The Seychelles Police released the autopsy report today on the two American security contractors who died aboard the containership Maersk Alabama last week, concluding that the cause of death was “respiratory failure, with suspicion of myocardial infarction (heart attack),” according to the report.
The Police preliminary investigation report includes suspicion of drug use indicated by the presence of a syringe and traces of heroin which were found in the cabin, the report said.
Seychelles authorities are sending samples of urine, blood, stomach contents from the two men to Mauritius for further analysis to establish if they had consumed a “substance” which may have induced these events.
The bodies of the two men, who were contracted to conduct anti-piracy security by the U.S.-based firm, Trident Group, were found in a cabin of the vessel on Tuesday at about 4:30 p.m. on 18 February while the ship was docked at Port Victoria, Seychelles.
Maersk Line, Limited, which operates the vessel, revealed last week that the Seychelles Police had confirmed the presence of drugs and drug paraphernalia, presumably heroin and syringes, in the cabin where the men were found.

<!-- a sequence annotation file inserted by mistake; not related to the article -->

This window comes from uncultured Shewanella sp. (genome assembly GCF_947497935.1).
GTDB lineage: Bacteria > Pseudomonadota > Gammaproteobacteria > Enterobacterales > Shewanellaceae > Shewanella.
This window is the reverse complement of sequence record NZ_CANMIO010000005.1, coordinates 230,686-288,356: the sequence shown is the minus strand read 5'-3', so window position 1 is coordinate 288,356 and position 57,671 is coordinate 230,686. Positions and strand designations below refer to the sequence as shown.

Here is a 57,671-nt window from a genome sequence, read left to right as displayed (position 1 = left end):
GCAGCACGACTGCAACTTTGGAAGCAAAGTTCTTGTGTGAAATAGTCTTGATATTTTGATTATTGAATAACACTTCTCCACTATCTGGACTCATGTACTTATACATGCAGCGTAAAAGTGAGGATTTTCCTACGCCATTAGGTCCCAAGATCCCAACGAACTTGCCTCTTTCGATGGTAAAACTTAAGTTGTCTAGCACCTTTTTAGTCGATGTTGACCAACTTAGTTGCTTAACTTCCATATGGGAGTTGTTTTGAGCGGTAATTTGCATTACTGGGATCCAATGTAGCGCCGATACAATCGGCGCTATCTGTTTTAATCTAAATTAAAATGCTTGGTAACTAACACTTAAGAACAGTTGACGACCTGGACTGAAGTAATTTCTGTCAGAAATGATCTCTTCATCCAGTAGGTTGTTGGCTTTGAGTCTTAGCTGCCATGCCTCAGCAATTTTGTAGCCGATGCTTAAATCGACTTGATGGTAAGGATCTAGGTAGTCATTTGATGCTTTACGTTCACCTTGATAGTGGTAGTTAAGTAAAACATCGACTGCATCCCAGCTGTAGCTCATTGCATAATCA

MLL said it regularly contracts vessel security services to Trident Group in accordance with U.S. Coast Guard security directives, and the company has stated that based on their experience with the contractor that they believe that this was an isolated incident.
A statement posted to Trident Group’s website said the company continues to monitor the situation, but that “assumptions” being reported in the media are baseless and have been devastating to the victim’s families. An earlier emailed statement issued last Wednesday from Trident Group President, Tom Rothrauff, noted that “There is no history of any abuse of any type of substance associated with either of the men.”
The two men have been identified as Mark Kennedy and Jeffrey Reynolds, 43 and 44, respectively. According to an Associated Press report, Kennedy is an ex-Navy SEAL from Baton Rouge, Louisiana who enlisted in 1995 and completed his final tour of duty in 2008.
Arrangements are underway for the repatriation of the men, according to the Seychelles Police Force.